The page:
Build an image browsing App with React Native (2)— Redux

Kai Xie
5 min readMay 29, 2021


React Native brings React’s declarative UI framework to iOS and Android. With React Native, you use native UI controls and have full access to the native platform. (

We have built up an Image browsing App at

and implemented all essential functions such as fetching image data from backend API, displaying the image in a list, navigating to the detail page of a single image while the user clicks it from the list.

And in this article, I would add the whole state store based on React-Redux.

Redux is a predictable state container for JavaScript applications

React Redux is the official Redux UI binding library for React. If you are using Redux and React together, you should also use React Redux to bind these two libraries.

We would introduce the Redux store to save the state, and we would also add the Action and Reducer accordingly.


Before start reading this tutorial, I assume you have some brief knowledge about Redux, or I’d suggest you look into the Redux document first.

Add Redux package

Firstly, we need to add a Redux package with the following command

yarn add react-redux

and then you would notice a new package dependency was added into the Package.json file.

Define types

And secondly, we need to create two files, Action.d.ts and State.d.ts in the @types folder and defined the following interface FetchAction in Action.d.ts

interface FetchAction {
type: string;
payload: Data | Error | undefined;

and the interface ReducerStateType in State.d.ts as the following:

interface ReducerStateType {
data: Data | undefined;
error: Error | undefined;

These two interfaces define the type of action and the type of state.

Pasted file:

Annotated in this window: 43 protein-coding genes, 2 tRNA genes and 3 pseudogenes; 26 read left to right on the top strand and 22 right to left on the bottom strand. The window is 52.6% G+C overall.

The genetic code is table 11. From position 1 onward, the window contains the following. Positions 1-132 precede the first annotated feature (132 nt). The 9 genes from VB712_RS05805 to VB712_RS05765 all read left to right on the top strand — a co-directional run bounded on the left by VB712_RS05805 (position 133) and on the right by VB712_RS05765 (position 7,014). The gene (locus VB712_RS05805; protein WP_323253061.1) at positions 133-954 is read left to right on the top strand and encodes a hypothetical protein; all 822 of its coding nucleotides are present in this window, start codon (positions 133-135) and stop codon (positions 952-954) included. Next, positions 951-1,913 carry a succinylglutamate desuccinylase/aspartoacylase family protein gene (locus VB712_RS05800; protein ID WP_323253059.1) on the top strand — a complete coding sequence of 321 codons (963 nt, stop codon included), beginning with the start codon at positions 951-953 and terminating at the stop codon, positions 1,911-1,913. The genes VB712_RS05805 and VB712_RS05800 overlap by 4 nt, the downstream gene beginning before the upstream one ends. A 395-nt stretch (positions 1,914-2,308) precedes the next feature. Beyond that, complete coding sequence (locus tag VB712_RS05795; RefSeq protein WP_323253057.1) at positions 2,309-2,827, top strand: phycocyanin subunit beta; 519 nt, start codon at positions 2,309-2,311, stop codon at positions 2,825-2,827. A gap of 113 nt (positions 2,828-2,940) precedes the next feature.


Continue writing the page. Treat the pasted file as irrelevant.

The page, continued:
Define Actions

And then we need to define some actions. I would like to put all Redux related code, like actions, reducers in a separate folder to make the project tidy. So, let’s create a folder, redux in the src and create a new file, Action.ts in this folder, and implement two actions as following:

export const fetchSucceed = (data: Data): FetchAction => ({
payload: data,
export const fetchFailed = (error: Error): FetchAction => ({
payload: error,

As shown above, we defined two actions, fetchSucceed, which indicates data fetching is successful; and fetchFailed, which means the data fetching is failed. We would dispatch these actions at the proper time.

Create Reducer

Another important part of the Redux process is the reducer, so let’s create a new file, Reducer.ts in redux folder, and add the following code

import {combineReducers} from 'redux';
import {FETCH_FAILED, FETCH_SUCCEED} from '../redux/Action';
const INITIAL_STATE: ReducerStateType = {
data: undefined,
error: undefined,
const isData = (object: any): object is Data => object;const fetchReducer = (
action: FetchAction,
): ReducerStateType => {
switch (action.type) {
if (isData(action.payload)) {
const ids: Set<number> = new Set( =>,
const newPhotos: Photo[] = action.payload?.photos?.filter(
(item: Photo) => !ids.has(,
state = {
data: {
photos: || action.payload?.photos,
error: undefined,
else if (!action.payload) {
state = {